Idk, the top of the line i5 Sandy Bridge (the trusty old 2500k) launched at a tad over $200. Now it's a tad under $300. You do get two more cores, but the price for i5 has increased significantly. Idk how $200 back then translates into today money though.
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#6
RejZoR
Xpect said:
I'm German and I've never heard of LambdaTek. Also, that website with it's "Award" there seems suspicious.

Especially, since we in Germany always have the prices noted including sales tax. And even if we don't (for B2B transactions) we don't call that stuff "VAT". The German word for our ales tax is "Mehrwertsteuer" or in short "MwSt." when given next to prices not including it.

Even the "About us" page in German looks like the typical translated "Engrish" as in, bad syntax, mising words, wrong grammar. All of that NOT stuff you would want to see in any reputable online store. At least we Germans would have shunned that shop long ago.
They are often listed on Geizhals which you probably do know...
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#7
Deeveo
If those are actual launch prices then they are pretty normal for what you pay in €. 6700k/7700k were similar prices at launch and 6700k even higher after launch for a while due to limited availability.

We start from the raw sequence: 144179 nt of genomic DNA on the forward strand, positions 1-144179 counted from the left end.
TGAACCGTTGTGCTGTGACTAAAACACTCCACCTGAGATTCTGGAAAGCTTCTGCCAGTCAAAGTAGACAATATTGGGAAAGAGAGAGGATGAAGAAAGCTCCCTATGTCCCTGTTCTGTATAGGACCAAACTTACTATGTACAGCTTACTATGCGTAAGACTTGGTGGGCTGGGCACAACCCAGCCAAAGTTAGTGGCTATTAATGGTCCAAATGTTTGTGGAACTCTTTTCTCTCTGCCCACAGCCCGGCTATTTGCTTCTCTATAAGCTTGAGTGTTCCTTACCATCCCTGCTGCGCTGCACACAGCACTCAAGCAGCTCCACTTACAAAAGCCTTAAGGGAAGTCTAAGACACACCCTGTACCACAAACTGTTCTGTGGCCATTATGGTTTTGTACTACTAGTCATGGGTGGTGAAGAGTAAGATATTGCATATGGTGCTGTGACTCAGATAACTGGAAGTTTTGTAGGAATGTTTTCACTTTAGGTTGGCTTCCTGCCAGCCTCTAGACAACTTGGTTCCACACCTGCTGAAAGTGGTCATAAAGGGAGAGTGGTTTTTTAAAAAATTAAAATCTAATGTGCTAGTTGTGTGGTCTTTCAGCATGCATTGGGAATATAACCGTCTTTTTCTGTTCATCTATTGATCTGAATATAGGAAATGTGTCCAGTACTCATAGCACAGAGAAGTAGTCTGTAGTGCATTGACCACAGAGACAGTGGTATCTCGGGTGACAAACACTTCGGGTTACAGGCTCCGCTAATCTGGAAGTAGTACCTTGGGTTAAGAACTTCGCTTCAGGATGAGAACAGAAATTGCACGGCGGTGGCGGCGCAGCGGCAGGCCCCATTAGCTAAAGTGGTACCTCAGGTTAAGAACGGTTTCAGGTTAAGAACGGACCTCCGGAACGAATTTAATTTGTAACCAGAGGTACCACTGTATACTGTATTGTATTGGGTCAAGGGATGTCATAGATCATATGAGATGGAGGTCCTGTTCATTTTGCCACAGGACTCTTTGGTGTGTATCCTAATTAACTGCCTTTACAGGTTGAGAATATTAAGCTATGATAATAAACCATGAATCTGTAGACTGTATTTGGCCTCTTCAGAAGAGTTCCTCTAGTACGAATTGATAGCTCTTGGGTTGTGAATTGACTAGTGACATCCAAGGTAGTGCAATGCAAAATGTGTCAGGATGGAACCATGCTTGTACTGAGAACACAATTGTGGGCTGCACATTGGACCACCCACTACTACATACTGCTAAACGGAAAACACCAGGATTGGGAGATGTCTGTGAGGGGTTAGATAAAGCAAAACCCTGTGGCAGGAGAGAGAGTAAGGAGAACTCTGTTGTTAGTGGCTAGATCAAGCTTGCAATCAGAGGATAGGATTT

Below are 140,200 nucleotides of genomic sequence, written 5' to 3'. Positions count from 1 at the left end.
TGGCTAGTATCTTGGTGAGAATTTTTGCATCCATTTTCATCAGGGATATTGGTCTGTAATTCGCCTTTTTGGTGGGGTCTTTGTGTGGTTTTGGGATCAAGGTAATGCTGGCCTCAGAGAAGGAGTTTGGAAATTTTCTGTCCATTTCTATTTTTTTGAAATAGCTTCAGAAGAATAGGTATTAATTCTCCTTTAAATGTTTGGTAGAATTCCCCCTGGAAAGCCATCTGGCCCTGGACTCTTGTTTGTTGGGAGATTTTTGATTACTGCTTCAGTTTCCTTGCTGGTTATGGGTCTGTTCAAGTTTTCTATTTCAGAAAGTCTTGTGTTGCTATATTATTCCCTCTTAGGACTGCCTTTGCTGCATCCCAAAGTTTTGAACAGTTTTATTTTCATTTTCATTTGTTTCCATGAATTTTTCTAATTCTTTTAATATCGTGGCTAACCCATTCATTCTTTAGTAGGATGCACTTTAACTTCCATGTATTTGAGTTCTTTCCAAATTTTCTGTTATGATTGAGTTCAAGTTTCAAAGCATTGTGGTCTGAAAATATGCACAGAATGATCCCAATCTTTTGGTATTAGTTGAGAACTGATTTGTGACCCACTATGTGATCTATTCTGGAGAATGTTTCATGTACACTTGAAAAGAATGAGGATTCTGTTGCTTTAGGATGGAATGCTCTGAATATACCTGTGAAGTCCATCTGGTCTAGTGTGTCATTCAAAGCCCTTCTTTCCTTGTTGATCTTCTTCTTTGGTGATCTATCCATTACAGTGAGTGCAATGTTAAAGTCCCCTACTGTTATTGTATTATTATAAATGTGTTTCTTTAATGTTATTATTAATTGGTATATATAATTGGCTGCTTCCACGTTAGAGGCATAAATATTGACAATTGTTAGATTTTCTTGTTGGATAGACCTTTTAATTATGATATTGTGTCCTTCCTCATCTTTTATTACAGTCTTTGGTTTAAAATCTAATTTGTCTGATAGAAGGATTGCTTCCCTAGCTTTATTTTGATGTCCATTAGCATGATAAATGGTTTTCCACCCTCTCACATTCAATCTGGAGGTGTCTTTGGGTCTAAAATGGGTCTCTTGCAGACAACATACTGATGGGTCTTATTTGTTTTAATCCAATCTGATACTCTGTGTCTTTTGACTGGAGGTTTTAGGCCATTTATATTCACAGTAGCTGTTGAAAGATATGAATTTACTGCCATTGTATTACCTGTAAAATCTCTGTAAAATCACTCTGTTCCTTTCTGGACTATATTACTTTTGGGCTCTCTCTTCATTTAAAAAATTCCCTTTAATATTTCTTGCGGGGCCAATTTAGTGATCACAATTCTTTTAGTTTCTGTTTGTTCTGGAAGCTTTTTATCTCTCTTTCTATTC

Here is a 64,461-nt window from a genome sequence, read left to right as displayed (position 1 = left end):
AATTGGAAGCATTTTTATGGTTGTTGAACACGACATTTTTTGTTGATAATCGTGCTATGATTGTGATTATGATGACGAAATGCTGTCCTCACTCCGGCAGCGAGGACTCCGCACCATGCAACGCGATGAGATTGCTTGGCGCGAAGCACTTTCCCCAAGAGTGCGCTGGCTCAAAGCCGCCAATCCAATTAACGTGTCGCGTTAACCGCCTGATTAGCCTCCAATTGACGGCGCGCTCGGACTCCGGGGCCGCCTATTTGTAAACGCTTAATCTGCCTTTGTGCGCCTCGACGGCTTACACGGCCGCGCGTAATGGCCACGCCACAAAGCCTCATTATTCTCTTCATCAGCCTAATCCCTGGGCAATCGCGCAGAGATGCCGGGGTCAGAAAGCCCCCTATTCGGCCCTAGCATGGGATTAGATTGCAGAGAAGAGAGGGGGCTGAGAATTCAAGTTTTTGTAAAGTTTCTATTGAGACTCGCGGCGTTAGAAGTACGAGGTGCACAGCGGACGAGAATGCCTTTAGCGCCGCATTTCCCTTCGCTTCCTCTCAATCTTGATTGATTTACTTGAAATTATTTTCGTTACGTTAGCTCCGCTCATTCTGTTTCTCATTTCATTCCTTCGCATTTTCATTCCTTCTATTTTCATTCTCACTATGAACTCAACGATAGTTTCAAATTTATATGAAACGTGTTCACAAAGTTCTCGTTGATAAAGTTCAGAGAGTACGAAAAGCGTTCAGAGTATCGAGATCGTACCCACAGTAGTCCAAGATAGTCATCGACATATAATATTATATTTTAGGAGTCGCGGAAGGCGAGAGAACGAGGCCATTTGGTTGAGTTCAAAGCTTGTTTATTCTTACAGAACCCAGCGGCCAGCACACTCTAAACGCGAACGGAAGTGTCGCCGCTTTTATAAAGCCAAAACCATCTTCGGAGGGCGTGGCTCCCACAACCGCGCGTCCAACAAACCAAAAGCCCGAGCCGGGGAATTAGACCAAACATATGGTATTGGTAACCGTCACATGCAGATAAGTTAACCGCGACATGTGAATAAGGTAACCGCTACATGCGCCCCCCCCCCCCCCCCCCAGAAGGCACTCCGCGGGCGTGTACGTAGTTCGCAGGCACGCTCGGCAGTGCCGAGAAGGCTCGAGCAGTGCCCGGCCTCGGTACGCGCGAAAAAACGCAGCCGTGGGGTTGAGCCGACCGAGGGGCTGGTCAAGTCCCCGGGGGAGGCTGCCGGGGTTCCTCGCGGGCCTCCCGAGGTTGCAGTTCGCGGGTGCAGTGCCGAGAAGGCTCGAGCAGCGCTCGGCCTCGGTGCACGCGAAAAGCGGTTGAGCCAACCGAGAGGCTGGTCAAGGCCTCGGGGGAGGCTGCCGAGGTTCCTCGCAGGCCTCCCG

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#8
RejZoR
6700k availability was awful back then. It was so bad that price increase made 5820K more affordable option and you got more cores and more threads.
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#9
Xpect
RejZoR said:
They are often listed on Geizhals which you probably do know...
Yes, yes I do. But even there I have never seen them. Or they are just really small/not competitive and thus I just did overlook them.
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#10
Imsochobo
bug said:
Idk, the top of the line i5 Sandy Bridge (the trusty old 2500k) launched at a tad over $200. Now it's a tad under $300. You do get two more cores, but the price for i5 has increased significantly. Idk how $200 back then translates into today money though.
we're comparing 32nm to 14nm.